"You Will Have To Carry Me Like A Dead Man" - Nigerian Man Who Said This Ahead Of Deportation Dies

Published 1 year ago by: Dammy Olutayo
at 09:14 PM, 15/08/2018 (1 year ago)

(935 | Upcoming) (m)


Bolante Alo, the Nigerian man who died after an altercation with Canada border services officers last week, promised he wouldn’t go quietly if ordered out of the country, his detention hearing documents show.


Evidence submitted by Kenzie Wingert at the first of Alo’s two detention hearings outlines how his refusal to co-operate with any potential deportation order escalated over time.

“You will have to carry me like a dead man, because I’m not going to my death,” Alo is quoted as saying in evidentiary documents submitted by Wingert — the legal counsel representing minister of public safety and emergency preparedness Ralph Goodale — on July 26 at Alo’s first detention hearing.

By that point, Alo had been detained for 48 hours. This was his first detention hearing, administered by the immigration division of the Immigration and Refugee Board of Canada.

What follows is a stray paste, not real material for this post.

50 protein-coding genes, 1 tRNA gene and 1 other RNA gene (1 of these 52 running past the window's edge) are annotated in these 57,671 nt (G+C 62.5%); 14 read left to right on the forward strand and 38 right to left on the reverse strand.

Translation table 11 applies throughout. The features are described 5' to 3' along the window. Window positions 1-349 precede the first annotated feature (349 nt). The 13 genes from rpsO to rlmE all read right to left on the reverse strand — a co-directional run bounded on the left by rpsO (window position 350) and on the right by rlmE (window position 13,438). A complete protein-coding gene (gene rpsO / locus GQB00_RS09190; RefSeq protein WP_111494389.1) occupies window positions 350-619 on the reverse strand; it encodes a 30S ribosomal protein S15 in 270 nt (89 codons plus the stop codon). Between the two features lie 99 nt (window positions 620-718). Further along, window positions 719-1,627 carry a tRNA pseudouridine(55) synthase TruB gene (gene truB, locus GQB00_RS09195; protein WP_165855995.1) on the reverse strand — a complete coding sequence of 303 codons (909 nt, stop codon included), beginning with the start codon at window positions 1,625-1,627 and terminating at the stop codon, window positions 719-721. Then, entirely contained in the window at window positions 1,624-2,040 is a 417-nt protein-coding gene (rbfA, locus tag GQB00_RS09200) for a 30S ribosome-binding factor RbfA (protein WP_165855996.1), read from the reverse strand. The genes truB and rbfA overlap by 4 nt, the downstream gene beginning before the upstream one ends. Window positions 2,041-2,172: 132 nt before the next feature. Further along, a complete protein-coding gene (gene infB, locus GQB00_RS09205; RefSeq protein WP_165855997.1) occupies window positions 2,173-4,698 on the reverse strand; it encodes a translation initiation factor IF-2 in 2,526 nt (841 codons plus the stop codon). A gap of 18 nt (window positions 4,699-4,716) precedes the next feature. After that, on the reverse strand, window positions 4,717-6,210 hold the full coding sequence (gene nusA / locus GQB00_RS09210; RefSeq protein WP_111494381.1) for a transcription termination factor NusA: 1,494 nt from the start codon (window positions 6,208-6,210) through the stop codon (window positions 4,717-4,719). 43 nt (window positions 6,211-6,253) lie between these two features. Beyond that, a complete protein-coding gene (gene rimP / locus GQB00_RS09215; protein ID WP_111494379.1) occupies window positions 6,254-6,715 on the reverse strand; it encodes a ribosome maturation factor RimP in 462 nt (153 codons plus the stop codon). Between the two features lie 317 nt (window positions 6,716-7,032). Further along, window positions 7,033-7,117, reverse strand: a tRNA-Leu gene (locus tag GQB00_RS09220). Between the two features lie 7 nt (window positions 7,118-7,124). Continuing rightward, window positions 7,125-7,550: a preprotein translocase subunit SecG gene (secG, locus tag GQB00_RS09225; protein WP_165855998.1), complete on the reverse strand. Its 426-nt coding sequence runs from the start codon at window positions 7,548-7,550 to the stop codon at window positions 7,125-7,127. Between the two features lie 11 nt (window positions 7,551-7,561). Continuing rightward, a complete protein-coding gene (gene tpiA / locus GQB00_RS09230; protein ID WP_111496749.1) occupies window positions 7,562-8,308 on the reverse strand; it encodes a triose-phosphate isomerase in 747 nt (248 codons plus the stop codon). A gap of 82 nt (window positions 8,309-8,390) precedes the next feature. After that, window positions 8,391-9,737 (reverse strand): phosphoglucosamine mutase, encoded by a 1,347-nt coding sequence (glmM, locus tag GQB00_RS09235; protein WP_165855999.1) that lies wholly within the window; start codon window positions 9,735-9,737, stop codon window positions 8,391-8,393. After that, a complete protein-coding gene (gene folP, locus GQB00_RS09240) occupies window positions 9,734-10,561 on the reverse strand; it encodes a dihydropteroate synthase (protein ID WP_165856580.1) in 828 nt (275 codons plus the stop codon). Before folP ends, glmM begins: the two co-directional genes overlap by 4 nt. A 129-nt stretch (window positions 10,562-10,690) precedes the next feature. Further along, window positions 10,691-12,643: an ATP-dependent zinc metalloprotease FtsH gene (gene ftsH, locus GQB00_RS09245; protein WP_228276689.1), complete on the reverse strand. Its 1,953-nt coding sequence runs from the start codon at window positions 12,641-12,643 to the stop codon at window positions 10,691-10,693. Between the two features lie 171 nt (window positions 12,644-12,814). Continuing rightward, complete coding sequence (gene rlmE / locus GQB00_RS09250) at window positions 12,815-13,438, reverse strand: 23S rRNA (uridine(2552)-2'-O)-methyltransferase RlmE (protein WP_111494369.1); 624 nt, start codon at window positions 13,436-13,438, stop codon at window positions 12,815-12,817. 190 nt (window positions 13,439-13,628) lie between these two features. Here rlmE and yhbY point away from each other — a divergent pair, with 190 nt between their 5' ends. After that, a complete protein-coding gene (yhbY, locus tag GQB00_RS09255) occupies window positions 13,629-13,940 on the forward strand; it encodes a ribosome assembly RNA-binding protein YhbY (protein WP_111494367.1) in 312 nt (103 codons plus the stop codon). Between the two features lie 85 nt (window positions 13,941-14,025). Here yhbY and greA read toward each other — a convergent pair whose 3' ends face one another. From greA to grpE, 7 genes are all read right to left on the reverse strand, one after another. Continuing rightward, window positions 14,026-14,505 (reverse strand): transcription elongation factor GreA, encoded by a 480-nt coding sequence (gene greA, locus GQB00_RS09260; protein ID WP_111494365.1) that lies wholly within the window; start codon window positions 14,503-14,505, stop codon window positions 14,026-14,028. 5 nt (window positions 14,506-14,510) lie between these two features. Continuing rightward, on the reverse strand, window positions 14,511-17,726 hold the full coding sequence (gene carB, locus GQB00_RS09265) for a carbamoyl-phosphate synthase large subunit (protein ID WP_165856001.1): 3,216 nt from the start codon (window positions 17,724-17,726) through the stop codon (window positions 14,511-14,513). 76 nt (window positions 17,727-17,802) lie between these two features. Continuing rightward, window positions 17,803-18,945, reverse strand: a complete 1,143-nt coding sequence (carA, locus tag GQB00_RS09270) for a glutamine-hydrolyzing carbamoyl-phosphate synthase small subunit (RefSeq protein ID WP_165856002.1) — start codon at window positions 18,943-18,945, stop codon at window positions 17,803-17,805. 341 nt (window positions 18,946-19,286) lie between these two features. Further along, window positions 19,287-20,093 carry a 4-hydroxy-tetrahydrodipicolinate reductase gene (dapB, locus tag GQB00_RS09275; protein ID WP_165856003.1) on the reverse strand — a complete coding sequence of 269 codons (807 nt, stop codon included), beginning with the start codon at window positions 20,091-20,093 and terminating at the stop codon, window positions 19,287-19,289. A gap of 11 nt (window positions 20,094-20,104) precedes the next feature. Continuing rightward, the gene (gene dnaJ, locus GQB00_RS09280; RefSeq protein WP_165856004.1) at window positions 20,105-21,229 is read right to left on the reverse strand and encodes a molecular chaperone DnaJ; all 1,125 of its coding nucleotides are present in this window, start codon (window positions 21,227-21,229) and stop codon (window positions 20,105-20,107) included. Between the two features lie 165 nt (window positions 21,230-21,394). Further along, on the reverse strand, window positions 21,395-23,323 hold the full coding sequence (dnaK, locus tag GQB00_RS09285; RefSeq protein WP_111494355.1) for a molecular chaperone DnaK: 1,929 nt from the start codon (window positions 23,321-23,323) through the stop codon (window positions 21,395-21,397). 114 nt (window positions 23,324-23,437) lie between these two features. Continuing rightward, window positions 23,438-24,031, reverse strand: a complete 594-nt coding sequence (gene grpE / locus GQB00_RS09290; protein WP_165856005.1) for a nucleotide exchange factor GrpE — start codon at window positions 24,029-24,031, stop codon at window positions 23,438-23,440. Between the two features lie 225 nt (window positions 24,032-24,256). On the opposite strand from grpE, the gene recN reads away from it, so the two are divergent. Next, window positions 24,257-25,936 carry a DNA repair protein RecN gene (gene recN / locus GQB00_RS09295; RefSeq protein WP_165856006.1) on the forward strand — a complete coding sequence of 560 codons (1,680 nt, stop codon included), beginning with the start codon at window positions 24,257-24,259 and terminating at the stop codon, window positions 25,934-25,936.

Alo died Aug. 7 after an altercation with Canada Border Services Agency officers while on a KLM airlines plane bound for Amsterdam. The plane hadn’t yet departed Calgary’s airport when the 49-year-old Alo went into medical distress; he was pronounced dead at Peter Lougheed hospital about 90 minutes later.

Wingert drew attention to two statements in the documents she submitted for Alo’s July 26 hearing. The first: “On that day (of deportation), I will be the dog on a leash, and you will have to drag me through fire. I am a dead man. I have nothing to lose.” The second: “I understand that you have concerns that I will cause an issue that will disrupt my removal. You are absolutely correct about this. I will cause a big issue and will not go.”

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slimber at 10:01 PM, 15/08/2018 (1 year ago)
(12070 | Hero) (f)

RIP
Reply
angesco at 08:34 AM, 16/08/2018 (1 year ago)
(6580 | Gistmaniac) (f)

When a Nigerian tells the world he would rather be treated like “A DOG ON A LEASH”  in a FORIEGN land than be RETURNED to his country of origin - NIGERIA - it tells BAD  on us as a nation!

Why  was he afraid of returning to his country of birth?

This is why we see other Nigerians risking their lives crossing the Sahara to get to Libya - where they ARE treated like dogs.

What is the government doing?

There is NO patriotism.

Reply

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